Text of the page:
Mayo Clinic helped U.S., allies win World War II
ROCHESTER, Minn. — Perhaps the Mayo Clinic discovery that most affected the future of humanity was instead related to war.
Mayo's aero-medical research unit was offered to the U.S. government for $1 per year, according to Mayo.
World War II pilots frequently crashed and died due to hypoxia, or lack of oxygen, and blackouts when blood rushed from their heads during high-speed dives that increased gravity or "G-forces."
Mayo Clinic's Dr. Earl Wood and his team developed air bladders to prevent that from happening.
Many believe that helped turn the tide of World War II and gave the Allies the advantage needed to win the war. The U.S. Army had reached out to Mayo Clinic, asking for help with the problem and Mayo recruited Wood for the task.
To make a secret research centrifuge at Mayo in Rochester, Wood and colleagues recycled 40-ton wheels from an old brewery.Volunteers could hear the flywheels underneath rumbling as the centrifuge spun.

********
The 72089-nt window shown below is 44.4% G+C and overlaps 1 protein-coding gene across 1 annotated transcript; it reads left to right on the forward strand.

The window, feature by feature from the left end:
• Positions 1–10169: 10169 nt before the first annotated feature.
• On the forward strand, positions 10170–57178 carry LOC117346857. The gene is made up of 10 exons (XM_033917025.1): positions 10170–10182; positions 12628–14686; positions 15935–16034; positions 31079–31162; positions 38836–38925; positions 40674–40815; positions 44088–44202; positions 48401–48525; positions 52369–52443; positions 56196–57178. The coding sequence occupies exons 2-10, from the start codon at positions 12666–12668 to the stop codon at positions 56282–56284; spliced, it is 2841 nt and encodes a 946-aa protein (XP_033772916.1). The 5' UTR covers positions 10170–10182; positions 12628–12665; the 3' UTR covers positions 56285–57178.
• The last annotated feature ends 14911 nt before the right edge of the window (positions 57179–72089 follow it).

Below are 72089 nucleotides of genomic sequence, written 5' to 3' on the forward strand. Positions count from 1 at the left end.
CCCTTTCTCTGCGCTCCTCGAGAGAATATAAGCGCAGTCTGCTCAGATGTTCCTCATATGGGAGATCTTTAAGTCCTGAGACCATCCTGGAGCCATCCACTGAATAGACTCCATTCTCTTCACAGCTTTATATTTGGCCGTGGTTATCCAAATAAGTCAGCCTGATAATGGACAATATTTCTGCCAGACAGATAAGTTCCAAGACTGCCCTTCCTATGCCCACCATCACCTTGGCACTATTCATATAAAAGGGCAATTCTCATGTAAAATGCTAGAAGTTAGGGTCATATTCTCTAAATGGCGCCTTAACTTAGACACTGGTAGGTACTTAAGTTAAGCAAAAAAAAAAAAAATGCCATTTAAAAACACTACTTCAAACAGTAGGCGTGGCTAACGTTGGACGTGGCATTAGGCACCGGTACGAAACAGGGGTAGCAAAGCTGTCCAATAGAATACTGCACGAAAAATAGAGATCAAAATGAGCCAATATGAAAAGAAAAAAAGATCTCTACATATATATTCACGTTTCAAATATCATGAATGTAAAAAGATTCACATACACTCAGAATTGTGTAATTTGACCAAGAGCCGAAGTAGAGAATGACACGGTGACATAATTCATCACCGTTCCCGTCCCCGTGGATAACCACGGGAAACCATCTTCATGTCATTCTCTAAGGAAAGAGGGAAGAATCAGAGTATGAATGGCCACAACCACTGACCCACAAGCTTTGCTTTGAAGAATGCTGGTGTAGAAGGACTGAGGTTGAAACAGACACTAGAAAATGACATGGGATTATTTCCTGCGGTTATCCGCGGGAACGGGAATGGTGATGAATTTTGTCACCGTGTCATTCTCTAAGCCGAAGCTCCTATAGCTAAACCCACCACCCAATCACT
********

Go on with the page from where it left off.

A modified version of the "G" suit they developed is "worn today by military pilots," according to the clinic.
"The research unit at Mayo has had an important influence on commercial and military aviation as well as the space program," its website says.
Volunteers who were tested on the thing passed out and lost vision, Wood told the Post-Bulletin in 2008. So he developed an "ear oximeter" to monitor the volunteers. Today, a similar device is placed on a patient's finger to monitor oxygen levels.
Wood used the ear oximeter to predict when pilot volunteers were about to pass out. When a pilot's oxygen levels dropped, within moments he would pass out.
Charles Lindbergh spent a week at Mayo as part of the aviation-research program.
Mayo researchers developed the pressurized flight suit (G-suit), but also experimented with high-altitude skydiving and developed oxygen masks so pilots and passengers could fly at higher altitudes.
After the war, President Harry S. Truman gave Wood a citation for his contributions to the war effort.
According to Mayo, the "aero-medical research has led to advances in patient care at Mayo, including methods and instruments for heart catheterization."